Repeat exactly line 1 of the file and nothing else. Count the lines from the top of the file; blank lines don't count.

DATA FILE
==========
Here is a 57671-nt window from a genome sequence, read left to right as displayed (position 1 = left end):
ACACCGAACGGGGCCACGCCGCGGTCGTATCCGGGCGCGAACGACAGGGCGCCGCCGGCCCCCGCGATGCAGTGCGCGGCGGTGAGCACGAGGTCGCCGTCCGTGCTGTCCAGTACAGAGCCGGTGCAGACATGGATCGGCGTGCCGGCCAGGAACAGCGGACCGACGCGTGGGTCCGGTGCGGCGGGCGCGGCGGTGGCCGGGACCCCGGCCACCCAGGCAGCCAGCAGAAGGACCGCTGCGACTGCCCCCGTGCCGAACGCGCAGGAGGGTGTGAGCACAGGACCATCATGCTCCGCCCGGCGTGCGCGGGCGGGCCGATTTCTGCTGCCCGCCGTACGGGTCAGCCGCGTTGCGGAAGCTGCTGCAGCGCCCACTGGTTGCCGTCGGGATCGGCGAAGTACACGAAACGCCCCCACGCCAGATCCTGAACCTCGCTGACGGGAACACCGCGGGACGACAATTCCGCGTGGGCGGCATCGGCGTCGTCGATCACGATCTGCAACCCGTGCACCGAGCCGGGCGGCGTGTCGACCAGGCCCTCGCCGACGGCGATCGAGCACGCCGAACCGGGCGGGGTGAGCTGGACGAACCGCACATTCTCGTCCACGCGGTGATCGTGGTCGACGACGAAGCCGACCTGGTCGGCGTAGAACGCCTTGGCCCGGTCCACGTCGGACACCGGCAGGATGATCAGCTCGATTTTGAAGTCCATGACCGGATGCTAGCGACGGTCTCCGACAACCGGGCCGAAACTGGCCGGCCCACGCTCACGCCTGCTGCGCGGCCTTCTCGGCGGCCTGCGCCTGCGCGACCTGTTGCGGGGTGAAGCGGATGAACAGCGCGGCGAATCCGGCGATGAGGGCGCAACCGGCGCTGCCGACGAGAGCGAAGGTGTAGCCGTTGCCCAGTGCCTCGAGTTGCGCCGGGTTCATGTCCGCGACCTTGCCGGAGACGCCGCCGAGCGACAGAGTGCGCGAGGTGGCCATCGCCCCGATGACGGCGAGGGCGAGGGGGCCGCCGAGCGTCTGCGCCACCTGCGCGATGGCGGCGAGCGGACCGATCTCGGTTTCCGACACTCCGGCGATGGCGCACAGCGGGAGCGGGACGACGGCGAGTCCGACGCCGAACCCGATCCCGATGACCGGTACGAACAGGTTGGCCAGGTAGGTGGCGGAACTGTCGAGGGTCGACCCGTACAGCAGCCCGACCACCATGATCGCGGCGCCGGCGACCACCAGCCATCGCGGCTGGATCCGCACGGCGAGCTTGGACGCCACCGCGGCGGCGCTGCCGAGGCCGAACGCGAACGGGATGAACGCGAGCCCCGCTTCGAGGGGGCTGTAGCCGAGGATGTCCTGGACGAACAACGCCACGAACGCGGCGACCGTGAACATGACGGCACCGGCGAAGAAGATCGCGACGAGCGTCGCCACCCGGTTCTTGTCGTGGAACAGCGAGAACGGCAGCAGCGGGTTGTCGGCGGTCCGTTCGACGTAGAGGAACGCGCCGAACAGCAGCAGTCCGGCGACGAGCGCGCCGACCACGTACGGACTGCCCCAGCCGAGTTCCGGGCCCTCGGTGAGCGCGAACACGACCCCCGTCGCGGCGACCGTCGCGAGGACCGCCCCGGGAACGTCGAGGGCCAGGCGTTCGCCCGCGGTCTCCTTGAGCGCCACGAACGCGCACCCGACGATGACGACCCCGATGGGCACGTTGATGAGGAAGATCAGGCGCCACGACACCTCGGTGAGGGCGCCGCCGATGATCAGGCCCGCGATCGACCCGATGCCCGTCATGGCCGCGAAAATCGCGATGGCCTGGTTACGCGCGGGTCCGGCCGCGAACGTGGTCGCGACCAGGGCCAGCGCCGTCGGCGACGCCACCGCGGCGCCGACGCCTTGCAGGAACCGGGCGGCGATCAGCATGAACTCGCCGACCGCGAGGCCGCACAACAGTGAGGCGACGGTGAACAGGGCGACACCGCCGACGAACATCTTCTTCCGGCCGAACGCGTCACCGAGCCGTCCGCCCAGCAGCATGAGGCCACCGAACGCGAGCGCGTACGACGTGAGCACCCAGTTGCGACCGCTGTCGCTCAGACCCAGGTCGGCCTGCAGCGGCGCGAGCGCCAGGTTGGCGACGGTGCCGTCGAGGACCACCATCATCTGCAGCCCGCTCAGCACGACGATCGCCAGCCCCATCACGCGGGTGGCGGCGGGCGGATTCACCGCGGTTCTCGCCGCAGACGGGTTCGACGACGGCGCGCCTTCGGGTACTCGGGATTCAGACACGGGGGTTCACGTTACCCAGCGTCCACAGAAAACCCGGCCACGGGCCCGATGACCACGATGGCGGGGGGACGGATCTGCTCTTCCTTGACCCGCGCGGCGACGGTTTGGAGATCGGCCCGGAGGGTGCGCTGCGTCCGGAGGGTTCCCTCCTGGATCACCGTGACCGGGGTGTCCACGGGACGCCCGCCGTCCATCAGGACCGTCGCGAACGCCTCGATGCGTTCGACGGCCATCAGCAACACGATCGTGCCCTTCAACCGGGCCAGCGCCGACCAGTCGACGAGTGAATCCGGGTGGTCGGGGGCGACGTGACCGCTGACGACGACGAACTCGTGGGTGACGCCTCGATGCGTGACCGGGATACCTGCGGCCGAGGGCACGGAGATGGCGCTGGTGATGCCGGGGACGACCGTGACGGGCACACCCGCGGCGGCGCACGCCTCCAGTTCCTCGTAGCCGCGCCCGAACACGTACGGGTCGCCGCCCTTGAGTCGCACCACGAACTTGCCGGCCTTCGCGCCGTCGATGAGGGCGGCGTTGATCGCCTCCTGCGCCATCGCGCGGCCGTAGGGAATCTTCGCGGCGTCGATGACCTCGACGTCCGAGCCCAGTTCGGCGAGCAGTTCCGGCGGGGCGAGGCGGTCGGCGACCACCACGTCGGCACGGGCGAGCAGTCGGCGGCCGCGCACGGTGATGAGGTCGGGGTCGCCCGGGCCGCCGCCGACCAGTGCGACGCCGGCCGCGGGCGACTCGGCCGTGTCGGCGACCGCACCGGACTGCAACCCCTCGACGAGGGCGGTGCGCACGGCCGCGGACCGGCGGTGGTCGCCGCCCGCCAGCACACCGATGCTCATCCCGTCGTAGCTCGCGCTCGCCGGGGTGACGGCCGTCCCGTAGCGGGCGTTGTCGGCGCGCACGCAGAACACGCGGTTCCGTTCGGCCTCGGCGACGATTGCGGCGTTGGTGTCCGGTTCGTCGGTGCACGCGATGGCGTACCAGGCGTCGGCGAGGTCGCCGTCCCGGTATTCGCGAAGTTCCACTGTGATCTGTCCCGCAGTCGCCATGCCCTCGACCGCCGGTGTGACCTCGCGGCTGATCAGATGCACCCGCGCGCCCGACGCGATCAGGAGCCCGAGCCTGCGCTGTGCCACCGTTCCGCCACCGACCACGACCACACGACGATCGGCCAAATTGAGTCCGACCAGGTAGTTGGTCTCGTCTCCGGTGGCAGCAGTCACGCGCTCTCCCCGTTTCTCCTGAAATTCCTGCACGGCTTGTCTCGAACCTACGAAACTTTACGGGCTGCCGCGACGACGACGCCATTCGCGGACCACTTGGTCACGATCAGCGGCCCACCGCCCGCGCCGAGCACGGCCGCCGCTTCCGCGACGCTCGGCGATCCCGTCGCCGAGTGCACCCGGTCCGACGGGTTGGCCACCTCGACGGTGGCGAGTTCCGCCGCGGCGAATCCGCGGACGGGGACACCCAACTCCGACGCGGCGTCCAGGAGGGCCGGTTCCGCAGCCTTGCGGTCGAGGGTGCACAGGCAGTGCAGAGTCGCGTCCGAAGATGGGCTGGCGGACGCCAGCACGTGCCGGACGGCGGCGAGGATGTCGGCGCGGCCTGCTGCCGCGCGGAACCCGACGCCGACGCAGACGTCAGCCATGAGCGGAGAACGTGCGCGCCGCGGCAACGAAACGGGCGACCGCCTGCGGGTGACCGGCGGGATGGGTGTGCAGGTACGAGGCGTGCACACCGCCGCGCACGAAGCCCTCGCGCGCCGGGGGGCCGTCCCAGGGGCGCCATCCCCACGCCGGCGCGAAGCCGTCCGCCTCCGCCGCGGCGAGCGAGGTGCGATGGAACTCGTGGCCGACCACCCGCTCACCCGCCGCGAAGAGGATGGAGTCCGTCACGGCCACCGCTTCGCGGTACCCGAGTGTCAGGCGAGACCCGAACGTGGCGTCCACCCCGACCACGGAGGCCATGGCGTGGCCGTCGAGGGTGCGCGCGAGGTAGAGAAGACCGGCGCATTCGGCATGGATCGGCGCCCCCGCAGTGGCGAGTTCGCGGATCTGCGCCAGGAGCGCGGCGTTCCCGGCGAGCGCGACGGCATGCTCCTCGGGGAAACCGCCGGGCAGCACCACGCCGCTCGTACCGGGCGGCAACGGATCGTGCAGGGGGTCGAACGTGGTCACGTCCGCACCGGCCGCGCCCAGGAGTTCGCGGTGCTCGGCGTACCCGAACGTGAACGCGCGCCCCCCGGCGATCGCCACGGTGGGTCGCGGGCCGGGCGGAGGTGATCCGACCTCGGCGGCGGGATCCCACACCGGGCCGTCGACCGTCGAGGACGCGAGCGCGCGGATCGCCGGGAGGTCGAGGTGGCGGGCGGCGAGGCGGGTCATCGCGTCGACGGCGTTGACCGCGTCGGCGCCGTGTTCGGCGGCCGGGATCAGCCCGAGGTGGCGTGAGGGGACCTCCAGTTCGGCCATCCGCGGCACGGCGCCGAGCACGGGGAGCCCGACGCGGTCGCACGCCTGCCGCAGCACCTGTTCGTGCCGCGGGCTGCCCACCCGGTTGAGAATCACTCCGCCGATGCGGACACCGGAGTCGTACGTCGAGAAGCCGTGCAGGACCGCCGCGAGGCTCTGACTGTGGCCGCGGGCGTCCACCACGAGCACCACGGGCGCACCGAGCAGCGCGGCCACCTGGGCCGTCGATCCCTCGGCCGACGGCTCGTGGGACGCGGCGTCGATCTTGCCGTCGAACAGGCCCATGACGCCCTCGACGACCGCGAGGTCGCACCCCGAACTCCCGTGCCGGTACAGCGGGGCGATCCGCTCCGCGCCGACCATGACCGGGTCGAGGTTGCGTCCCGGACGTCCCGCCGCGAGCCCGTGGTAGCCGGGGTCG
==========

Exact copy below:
Here is a 57671-nt window from a genome sequence, read left to right as displayed (position 1 = left end):